By running git-bug in the browser, it may be possible to host a github like portal as a Safe web app, which along with the git-bug and git command lines gives us a complete alternative to github which I’m sure others will want to use and extend.

I had a good chat with author of git-bug to understand his project and see how we might assist each other, and have already had two offers of help from the Mastodon community. There’s a lot of interest in a github alternative there, along with decentralisation and open source, so all this is very encouraging.

git-bug is written in Golang, so currently I’m investigating use of Golang -> wasm in the browser, and how to shoehorn git-bug into a safe:// URI.

git Portal Web App - Architecture

You know I like pictures:

8 Likes

I feel anything -> wasm works. Go is garbage collected so has more of a runtime (larger wasm binaries) but it’s jot a showstopper these days really. I am excited by wasm/wasi as it offers cross-language possibilities.

3 Likes

LATEST: I finished updating the webpack Go wasm plugin for Golang v1.13 and added a Svelte example.

Next is to use this to get go-git working in the browser as a static website which can be deployed on #p2p storage.

9 Likes

Update - Current Status

The goal is a github like portal which can be hosted on p2p or static storage, initially targetting Safe Network. So initially a Safe Network in-browser app using git-bug and git.go libraries (rather than CLI envisaged initially) to create a realistic alternative to github. Ability to use git-bug to add support for issues (and later pull requests) to a git repo without polluting your commit history.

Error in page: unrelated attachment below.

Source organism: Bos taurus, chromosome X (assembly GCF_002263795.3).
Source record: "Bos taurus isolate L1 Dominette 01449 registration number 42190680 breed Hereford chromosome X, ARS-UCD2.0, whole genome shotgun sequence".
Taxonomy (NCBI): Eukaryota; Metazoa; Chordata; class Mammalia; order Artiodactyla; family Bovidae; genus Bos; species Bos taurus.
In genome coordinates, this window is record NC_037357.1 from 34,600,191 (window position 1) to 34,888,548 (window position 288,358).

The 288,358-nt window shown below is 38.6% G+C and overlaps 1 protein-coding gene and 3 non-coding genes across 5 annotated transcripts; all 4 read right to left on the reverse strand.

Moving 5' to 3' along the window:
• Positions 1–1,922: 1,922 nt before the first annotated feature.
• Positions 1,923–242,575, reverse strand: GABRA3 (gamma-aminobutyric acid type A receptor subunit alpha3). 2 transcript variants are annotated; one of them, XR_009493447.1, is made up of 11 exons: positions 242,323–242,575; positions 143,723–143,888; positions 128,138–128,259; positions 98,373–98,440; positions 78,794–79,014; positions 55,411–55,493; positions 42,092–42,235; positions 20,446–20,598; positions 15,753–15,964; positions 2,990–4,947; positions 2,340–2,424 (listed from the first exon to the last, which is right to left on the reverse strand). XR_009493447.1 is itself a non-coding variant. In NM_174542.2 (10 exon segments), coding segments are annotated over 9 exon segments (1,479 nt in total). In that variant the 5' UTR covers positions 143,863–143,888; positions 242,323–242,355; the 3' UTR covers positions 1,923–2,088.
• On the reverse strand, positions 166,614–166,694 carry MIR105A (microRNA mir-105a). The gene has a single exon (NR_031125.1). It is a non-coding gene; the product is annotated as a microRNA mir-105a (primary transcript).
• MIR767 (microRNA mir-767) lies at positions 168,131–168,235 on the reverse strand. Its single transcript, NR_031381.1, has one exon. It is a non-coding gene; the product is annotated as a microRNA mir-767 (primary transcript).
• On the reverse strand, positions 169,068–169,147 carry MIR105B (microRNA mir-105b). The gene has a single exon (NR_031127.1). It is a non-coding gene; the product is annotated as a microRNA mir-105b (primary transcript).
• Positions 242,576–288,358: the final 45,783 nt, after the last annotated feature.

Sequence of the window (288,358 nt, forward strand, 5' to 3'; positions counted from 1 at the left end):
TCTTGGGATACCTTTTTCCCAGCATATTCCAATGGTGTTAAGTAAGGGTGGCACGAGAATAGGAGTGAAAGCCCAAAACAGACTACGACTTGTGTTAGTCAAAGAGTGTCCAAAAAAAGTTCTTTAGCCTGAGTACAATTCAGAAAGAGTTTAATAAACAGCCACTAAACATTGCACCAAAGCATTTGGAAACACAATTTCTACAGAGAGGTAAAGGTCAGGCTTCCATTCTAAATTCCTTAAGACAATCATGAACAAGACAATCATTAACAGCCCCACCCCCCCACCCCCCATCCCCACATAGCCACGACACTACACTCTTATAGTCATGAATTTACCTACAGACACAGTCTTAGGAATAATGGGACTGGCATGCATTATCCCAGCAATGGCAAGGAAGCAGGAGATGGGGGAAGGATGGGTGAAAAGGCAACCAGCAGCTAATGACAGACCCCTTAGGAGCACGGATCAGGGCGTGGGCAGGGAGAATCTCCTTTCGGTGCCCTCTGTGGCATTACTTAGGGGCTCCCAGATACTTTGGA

I’ve been chatting with the author of git-bug to understand his project and see how we might assist each other, and have had two offers of help from the Mastodon community. There’s a lot of interest in a github alternative there, along with decentralisation and open source, so all this is very encouraging.

Currently building a proof-of-concept:

  • Svelte UI
  • backend with git.go / wasm in the browser
  • create and access git repo on a BrowserFS file-system

You can follow the proof-of-concept here:

For more see this post (above) and the posts which follow it:

Safenetwork Git Portal Discussion

11 Likes

Anyone fancy working on the HTML/CSS styling? See here.

2 Likes

I would, but the result would be a dogs dinner that even the hungriest dog would turn his nose up at, so replying to bump the thread. Must be some front-end design types on here surely?

3 Likes

Couple of beers in after a long day, so probably me, but I can’t see how to build p2p-git-portal-poc to see what it looks like now. Any tips?

2 Likes

There’s nothing git like to see yet, in fact at the moment the code is a copy of the template repo below. That is a simple Svelte front end with Go backend, compiled to Wasm and all running in the browser.

So if you are keen to see the first part of getting this working, you can follow the instructions there although I’ve just realised they are incomplete because to build you will need to install Golang v1.13 (which is in the Ubuntu repos).

Happy to help if you want to have a go.

2 Likes

Sounds like a ‘bad first issue while drunk’ :wink: . I’ll have a go at the weekend.

4 Likes